There are three kinds of relationships. The first is the "I and others" relationship where we look at others as different and separate from us. It is the "us against the world" relationship. Many of us spend most of our time in this kind of relationships. When we do life seems like a struggle. If we are not battling to get to the top of the heap, we are using all of our energy to survive. Unless we are one of the few winners, this kind of relationship is not very enjoyable to us. It often makes life seem empty, even for the winners.

The second kind of relationship is the "I - You" relationship. In this relationship we begin to care about others as well as ourselves. We become concerned for the wellbeing of others, especially those we have chosen as friends. These relationships are very enriching in our life, except when we enter into them with someone who is looking at it as an "I and others relationship". An example is the partner who refuses to go to counseling when differences cannot be resolved satisfactorily.

The third kind of relationship is the "We" relationship where the relationship becomes the entity and we become the participants in it. We are in this together. The goal we are working for is a successful relationship. Instead of the object being a way to make me happy, it becomes a way to make "We" happy. These are the most rewarding kind of relationships. When most of our relationships become this way we will find personal peace and create peace in our society.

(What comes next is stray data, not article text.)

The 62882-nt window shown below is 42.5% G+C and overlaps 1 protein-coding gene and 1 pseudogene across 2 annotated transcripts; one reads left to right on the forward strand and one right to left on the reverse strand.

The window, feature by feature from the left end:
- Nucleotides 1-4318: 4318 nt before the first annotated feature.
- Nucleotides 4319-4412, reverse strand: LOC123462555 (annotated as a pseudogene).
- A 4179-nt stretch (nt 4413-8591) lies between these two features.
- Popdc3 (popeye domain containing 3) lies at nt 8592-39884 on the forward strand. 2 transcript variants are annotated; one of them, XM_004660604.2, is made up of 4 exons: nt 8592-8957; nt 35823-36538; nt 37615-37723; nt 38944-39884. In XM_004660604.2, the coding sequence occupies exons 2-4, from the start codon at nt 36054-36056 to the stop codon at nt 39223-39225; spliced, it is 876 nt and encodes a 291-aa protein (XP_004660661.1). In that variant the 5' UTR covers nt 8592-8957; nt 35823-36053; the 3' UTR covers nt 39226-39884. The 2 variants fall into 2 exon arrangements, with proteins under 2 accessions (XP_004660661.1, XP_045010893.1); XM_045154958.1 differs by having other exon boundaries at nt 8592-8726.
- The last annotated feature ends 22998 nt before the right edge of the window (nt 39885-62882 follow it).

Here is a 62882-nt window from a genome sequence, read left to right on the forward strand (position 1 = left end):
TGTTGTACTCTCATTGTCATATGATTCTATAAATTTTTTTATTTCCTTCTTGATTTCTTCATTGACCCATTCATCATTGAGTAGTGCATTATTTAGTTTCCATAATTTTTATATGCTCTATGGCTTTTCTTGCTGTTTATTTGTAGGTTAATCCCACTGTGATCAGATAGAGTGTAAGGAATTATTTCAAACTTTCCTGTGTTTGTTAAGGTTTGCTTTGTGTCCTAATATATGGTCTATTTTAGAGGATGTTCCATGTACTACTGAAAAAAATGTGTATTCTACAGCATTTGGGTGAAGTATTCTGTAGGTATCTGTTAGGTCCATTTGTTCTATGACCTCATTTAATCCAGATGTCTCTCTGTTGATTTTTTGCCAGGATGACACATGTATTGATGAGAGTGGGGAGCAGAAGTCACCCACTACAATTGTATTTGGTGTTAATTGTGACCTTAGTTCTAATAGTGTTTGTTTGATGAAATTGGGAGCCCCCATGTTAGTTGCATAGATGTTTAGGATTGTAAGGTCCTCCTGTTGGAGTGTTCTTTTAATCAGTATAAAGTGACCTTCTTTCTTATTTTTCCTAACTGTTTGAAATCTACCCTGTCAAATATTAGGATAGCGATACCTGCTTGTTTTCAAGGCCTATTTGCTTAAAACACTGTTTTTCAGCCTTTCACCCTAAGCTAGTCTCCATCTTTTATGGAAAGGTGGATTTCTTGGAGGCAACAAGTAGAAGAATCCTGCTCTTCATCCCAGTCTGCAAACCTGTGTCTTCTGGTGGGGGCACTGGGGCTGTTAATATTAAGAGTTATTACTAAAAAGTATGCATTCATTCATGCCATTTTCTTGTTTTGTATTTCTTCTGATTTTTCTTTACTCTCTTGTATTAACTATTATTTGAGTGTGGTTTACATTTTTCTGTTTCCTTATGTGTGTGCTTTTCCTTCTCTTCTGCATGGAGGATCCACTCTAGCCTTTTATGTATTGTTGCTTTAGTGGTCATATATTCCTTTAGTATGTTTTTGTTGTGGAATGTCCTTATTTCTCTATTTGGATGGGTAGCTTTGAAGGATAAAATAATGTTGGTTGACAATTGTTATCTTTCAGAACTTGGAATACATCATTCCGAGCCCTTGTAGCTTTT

Creating a Peaceful New World
  World Peace

In dealing with others, the best rule is to start from a place of trust, realizing and accepting that you could be wrong. People tend to respond to you in the same way you act. You will receive far more trust if you offer trust. If you offer distrust; that is what you will usually get back.

In dealing with problems that need positive responses, we are more effective (and feel better) being assertive instead of aggressive. When we respond from our thinking, we choose a thought out response rather than an emotional one. We can be assertive and accomplish what we feel we must, without being angry. It is much easier to be assertive rather than aggressive if we have not set up some expectations that upset us when they are not met.